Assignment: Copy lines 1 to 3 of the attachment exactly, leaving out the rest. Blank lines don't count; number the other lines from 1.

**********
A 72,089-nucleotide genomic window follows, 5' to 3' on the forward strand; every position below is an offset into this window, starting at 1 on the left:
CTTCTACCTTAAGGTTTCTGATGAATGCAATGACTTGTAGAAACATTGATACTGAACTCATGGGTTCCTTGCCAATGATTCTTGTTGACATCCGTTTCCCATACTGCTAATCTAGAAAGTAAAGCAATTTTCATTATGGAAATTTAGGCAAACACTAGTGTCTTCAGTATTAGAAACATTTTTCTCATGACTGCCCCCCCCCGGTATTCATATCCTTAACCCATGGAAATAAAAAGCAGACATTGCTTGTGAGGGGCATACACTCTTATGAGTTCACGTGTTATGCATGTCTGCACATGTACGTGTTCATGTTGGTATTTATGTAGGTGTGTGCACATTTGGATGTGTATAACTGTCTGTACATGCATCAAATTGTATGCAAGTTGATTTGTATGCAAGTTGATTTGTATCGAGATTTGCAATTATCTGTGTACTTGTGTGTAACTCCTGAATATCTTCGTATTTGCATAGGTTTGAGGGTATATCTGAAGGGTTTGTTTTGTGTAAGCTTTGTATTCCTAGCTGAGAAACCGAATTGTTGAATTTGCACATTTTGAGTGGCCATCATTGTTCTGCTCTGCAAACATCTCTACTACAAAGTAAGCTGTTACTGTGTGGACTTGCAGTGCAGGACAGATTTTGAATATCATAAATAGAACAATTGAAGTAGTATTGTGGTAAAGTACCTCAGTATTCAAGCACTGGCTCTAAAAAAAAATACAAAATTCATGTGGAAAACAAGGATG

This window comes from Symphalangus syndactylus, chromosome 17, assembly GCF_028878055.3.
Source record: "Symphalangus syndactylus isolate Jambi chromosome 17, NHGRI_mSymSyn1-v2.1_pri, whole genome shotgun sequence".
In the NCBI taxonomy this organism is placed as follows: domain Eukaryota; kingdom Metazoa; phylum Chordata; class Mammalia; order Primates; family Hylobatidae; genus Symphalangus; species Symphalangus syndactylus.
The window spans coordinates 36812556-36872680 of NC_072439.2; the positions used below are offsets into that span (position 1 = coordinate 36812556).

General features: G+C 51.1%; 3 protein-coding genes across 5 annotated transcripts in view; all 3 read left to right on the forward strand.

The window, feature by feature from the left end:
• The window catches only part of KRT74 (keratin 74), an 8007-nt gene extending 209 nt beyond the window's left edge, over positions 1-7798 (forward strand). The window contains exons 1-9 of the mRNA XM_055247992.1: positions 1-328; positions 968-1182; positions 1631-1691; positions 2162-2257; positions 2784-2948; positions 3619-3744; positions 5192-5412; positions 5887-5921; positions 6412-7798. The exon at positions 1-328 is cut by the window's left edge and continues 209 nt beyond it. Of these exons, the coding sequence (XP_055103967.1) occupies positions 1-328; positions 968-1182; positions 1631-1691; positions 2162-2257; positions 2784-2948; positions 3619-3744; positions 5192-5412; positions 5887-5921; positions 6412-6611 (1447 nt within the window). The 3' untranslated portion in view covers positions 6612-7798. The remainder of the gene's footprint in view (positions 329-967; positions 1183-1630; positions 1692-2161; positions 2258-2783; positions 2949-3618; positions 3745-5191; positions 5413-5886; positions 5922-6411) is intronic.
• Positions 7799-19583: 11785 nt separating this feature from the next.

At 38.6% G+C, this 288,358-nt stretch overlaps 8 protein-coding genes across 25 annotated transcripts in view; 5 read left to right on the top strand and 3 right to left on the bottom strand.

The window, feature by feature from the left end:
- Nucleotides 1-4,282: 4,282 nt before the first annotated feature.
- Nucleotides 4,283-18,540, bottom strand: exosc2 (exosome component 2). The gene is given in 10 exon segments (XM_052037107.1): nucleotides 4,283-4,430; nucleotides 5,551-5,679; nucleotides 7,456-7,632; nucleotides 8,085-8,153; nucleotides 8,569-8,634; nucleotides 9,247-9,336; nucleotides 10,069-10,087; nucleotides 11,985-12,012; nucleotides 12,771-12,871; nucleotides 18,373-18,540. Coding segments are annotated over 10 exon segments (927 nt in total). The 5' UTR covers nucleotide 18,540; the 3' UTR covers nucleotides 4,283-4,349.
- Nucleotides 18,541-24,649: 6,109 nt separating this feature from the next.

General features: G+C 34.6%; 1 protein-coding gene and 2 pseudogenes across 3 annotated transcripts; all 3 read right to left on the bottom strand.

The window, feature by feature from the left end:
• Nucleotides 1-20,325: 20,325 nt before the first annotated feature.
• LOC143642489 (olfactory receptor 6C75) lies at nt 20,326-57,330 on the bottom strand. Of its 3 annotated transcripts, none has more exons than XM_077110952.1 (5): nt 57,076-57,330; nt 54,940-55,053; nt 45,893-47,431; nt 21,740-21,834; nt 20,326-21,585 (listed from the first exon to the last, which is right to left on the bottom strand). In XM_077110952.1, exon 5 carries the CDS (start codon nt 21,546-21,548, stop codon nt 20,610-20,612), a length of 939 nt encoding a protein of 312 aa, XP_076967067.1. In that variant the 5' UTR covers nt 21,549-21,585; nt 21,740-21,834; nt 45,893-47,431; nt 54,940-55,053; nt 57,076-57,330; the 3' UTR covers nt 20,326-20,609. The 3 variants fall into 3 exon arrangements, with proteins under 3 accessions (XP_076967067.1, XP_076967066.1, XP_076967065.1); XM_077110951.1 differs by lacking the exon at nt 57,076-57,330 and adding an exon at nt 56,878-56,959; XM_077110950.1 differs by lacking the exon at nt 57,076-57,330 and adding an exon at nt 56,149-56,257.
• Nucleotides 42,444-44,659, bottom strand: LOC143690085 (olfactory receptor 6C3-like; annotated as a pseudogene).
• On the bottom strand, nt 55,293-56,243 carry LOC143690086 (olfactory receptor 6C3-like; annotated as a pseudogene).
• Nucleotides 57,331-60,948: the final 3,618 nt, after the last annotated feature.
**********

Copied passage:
A 72,089-nucleotide genomic window follows, 5' to 3' on the forward strand; every position below is an offset into this window, starting at 1 on the left:
CTTCTACCTTAAGGTTTCTGATGAATGCAATGACTTGTAGAAACATTGATACTGAACTCATGGGTTCCTTGCCAATGATTCTTGTTGACATCCGTTTCCCATACTGCTAATCTAGAAAGTAAAGCAATTTTCATTATGGAAATTTAGGCAAACACTAGTGTCTTCAGTATTAGAAACATTTTTCTCATGACTGCCCCCCCCCGGTATTCATATCCTTAACCCATGGAAATAAAAAGCAGACATTGCTTGTGAGGGGCATACACTCTTATGAGTTCACGTGTTATGCATGTCTGCACATGTACGTGTTCATGTTGGTATTTATGTAGGTGTGTGCACATTTGGATGTGTATAACTGTCTGTACATGCATCAAATTGTATGCAAGTTGATTTGTATGCAAGTTGATTTGTATCGAGATTTGCAATTATCTGTGTACTTGTGTGTAACTCCTGAATATCTTCGTATTTGCATAGGTTTGAGGGTATATCTGAAGGGTTTGTTTTGTGTAAGCTTTGTATTCCTAGCTGAGAAACCGAATTGTTGAATTTGCACATTTTGAGTGGCCATCATTGTTCTGCTCTGCAAACATCTCTACTACAAAGTAAGCTGTTACTGTGTGGACTTGCAGTGCAGGACAGATTTTGAATATCATAAATAGAACAATTGAAGTAGTATTGTGGTAAAGTACCTCAGTATTCAAGCACTGGCTCTAAAAAAAAATACAAAATTCATGTGGAAAACAAGGATG

This window comes from Symphalangus syndactylus, chromosome 17, assembly GCF_028878055.3.